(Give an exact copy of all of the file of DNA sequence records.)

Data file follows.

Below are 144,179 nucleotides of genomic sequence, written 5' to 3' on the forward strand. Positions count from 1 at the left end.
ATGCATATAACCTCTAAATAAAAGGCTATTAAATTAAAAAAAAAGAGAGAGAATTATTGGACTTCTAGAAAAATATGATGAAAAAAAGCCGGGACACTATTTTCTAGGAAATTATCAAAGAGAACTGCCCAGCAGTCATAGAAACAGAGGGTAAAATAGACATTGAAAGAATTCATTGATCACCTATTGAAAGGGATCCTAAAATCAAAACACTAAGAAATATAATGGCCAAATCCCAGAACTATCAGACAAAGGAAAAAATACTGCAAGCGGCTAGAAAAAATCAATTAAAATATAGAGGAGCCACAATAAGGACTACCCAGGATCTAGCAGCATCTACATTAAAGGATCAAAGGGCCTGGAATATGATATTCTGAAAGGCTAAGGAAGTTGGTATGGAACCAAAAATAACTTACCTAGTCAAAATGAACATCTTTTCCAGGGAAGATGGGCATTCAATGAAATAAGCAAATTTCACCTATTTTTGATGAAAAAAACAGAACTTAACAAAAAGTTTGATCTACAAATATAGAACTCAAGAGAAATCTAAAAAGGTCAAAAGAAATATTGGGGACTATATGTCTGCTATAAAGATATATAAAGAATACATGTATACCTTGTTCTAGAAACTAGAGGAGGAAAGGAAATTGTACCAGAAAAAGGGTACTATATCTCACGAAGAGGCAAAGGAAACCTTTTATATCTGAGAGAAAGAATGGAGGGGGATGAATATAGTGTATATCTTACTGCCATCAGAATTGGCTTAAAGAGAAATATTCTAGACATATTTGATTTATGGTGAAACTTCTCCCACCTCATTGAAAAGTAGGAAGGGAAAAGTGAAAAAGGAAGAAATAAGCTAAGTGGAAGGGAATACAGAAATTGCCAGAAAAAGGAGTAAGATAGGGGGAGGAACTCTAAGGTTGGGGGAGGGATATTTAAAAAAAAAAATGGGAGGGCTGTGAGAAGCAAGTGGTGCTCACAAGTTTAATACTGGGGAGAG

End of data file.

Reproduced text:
Below are 144,179 nucleotides of genomic sequence, written 5' to 3' on the forward strand. Positions count from 1 at the left end.
ATGCATATAACCTCTAAATAAAAGGCTATTAAATTAAAAAAAAAGAGAGAGAATTATTGGACTTCTAGAAAAATATGATGAAAAAAAGCCGGGACACTATTTTCTAGGAAATTATCAAAGAGAACTGCCCAGCAGTCATAGAAACAGAGGGTAAAATAGACATTGAAAGAATTCATTGATCACCTATTGAAAGGGATCCTAAAATCAAAACACTAAGAAATATAATGGCCAAATCCCAGAACTATCAGACAAAGGAAAAAATACTGCAAGCGGCTAGAAAAAATCAATTAAAATATAGAGGAGCCACAATAAGGACTACCCAGGATCTAGCAGCATCTACATTAAAGGATCAAAGGGCCTGGAATATGATATTCTGAAAGGCTAAGGAAGTTGGTATGGAACCAAAAATAACTTACCTAGTCAAAATGAACATCTTTTCCAGGGAAGATGGGCATTCAATGAAATAAGCAAATTTCACCTATTTTTGATGAAAAAAACAGAACTTAACAAAAAGTTTGATCTACAAATATAGAACTCAAGAGAAATCTAAAAAGGTCAAAAGAAATATTGGGGACTATATGTCTGCTATAAAGATATATAAAGAATACATGTATACCTTGTTCTAGAAACTAGAGGAGGAAAGGAAATTGTACCAGAAAAAGGGTACTATATCTCACGAAGAGGCAAAGGAAACCTTTTATATCTGAGAGAAAGAATGGAGGGGGATGAATATAGTGTATATCTTACTGCCATCAGAATTGGCTTAAAGAGAAATATTCTAGACATATTTGATTTATGGTGAAACTTCTCCCACCTCATTGAAAAGTAGGAAGGGAAAAGTGAAAAAGGAAGAAATAAGCTAAGTGGAAGGGAATACAGAAATTGCCAGAAAAAGGAGTAAGATAGGGGGAGGAACTCTAAGGTTGGGGGAGGGATATTTAAAAAAAAAAATGGGAGGGCTGTGAGAAGCAAGTGGTGCTCACAAGTTTAATACTGGGGAGAG